£100m worth of resurfacing work needed for Gloucestershire roads
Gloucestershire roads need at least another £100m worth of resurfacing work – a task with a four-year investment target.
A plan for a post-pandemic county takes the road network on a journey for which resurfacing is the start – with a pitch that residents will “feel the difference on their doorstep”.
Gloucestershire County Council has confirmed work is underway with partners to attract the necessary investment to make schemes happen.
Among these schemes are:
- Upgrading M5 Junction 10 to support future housing and business projections
- Work on the A417 ‘missing link’
- Improving capacity on Gloucester’s south-west bypass to ease travel within the city
- Start the West of Cheltenham Transport Infrastructure Scheme to support the town’s Cyber Central project
- Funding to improve M5 Junction 9 and re-routing of the A46 away from Ashchurch to help deliver the Garden Town proposals
- A wide programme of highway maintenance including of drainage, road markings, bridges, traffic signals, verges and more
The council paper – a draft Building Back Better in Gloucestershire strategy that takes the county to 2026 – puts an emphasis on road resurfacing and the extra £100m needed to ensure a ‘more resilient’ network requiring fewer repairs.
Over the past four years, work has been done on some 700 schemes across the county resulting in 507 miles of new surface.
The latest goal targets at least another 500 miles of network over the next four years.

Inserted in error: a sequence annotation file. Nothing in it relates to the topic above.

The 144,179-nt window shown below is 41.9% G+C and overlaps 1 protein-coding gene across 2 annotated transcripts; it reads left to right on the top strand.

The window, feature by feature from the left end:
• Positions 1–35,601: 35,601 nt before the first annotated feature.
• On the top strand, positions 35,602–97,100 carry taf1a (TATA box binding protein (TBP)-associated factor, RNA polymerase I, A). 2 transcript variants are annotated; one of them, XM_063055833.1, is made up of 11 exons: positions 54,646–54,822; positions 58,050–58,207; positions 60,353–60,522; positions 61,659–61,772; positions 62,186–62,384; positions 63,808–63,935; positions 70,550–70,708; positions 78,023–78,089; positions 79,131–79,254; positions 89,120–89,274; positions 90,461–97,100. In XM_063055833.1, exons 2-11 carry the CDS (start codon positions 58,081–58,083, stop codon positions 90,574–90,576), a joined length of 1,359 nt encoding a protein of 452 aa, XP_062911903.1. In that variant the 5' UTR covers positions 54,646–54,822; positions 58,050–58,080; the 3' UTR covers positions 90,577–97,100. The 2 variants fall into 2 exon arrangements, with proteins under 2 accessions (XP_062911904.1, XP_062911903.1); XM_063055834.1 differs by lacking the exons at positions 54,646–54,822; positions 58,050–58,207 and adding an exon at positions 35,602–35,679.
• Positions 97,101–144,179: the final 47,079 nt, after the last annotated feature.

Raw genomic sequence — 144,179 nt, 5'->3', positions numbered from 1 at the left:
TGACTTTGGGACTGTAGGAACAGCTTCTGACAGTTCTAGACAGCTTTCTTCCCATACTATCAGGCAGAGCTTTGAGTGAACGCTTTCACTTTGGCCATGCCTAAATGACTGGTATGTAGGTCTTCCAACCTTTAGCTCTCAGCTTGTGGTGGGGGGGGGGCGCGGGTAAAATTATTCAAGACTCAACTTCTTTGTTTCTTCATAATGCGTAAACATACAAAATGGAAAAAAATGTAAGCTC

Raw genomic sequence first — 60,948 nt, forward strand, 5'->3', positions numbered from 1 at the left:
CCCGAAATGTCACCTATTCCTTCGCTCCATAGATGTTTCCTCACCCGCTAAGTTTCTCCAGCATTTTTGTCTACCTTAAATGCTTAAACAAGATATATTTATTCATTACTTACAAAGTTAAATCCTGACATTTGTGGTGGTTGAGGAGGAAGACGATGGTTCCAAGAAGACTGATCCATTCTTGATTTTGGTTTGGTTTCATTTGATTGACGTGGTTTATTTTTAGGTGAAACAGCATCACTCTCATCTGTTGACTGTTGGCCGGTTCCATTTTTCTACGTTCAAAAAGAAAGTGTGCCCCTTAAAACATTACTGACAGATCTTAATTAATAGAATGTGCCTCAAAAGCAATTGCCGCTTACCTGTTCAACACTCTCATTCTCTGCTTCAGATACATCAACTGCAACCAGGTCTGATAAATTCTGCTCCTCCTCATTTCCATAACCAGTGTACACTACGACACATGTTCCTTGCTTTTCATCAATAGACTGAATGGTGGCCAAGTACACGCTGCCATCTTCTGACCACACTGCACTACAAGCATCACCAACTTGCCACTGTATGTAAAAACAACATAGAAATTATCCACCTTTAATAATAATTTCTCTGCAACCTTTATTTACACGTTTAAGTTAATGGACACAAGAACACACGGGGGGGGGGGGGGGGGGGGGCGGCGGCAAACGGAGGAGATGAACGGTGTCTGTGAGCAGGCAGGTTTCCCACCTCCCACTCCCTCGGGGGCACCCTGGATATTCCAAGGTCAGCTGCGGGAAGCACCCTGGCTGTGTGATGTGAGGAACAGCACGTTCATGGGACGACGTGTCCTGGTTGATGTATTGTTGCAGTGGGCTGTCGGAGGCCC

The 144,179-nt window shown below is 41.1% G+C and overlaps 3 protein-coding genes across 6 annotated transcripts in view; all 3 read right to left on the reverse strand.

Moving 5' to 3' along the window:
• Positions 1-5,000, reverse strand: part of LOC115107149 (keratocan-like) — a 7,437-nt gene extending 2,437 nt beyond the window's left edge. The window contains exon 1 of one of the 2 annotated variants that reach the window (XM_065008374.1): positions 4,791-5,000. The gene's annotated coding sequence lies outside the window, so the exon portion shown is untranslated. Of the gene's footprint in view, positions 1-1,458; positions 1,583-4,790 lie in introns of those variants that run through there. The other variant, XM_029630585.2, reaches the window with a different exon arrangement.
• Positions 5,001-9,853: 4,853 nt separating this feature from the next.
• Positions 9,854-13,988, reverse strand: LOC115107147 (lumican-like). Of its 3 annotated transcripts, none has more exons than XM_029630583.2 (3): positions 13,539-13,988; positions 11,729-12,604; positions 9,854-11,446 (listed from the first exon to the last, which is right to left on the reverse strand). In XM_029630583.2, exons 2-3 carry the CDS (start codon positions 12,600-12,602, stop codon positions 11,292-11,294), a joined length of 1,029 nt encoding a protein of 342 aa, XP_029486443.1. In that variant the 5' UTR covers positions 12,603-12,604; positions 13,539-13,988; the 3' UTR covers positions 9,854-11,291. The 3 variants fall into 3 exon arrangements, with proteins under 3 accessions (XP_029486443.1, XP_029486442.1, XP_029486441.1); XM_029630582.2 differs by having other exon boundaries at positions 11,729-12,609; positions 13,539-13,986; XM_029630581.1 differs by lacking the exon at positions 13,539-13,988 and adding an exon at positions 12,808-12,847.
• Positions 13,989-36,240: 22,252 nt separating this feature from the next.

“We know there is more to do and we now need to widen our focus to include minor roads. While these roads are generally quieter, they are close to where people live, work or go to school.
“By improving these roads, residents will feel the difference on their doorstep,” the council says.
The council has successfully secured funding from Homes England for the upgrade of M5 Junction 10 to improve access to and from the motorway northbound and southbound to a new link road into Cheltenham.
This project complements Local Enterprise Partnership funding towards the West of Cheltenham Transport Infrastructure Scheme at M5 Junction 11 and the A40.
Cheltenham also gets a park and ride hub at Arle Court Park as part of the planned Gloucestershire Sustainable Travel Corridor.
After many years of work by the county council setting out the case for investment in the A417, funding has been found for the ‘missing link’ scheme through National Highways.
Funding has also been found through Government to widen the pinch-point on the Gloucester Southwest Bypass at Llanthony Road.
As investment is sought toward the Ashchurch Garden Town, the council is making provisions to remove the barrier caused by the existing A46 by rerouting it through a redesigned M5 Junction.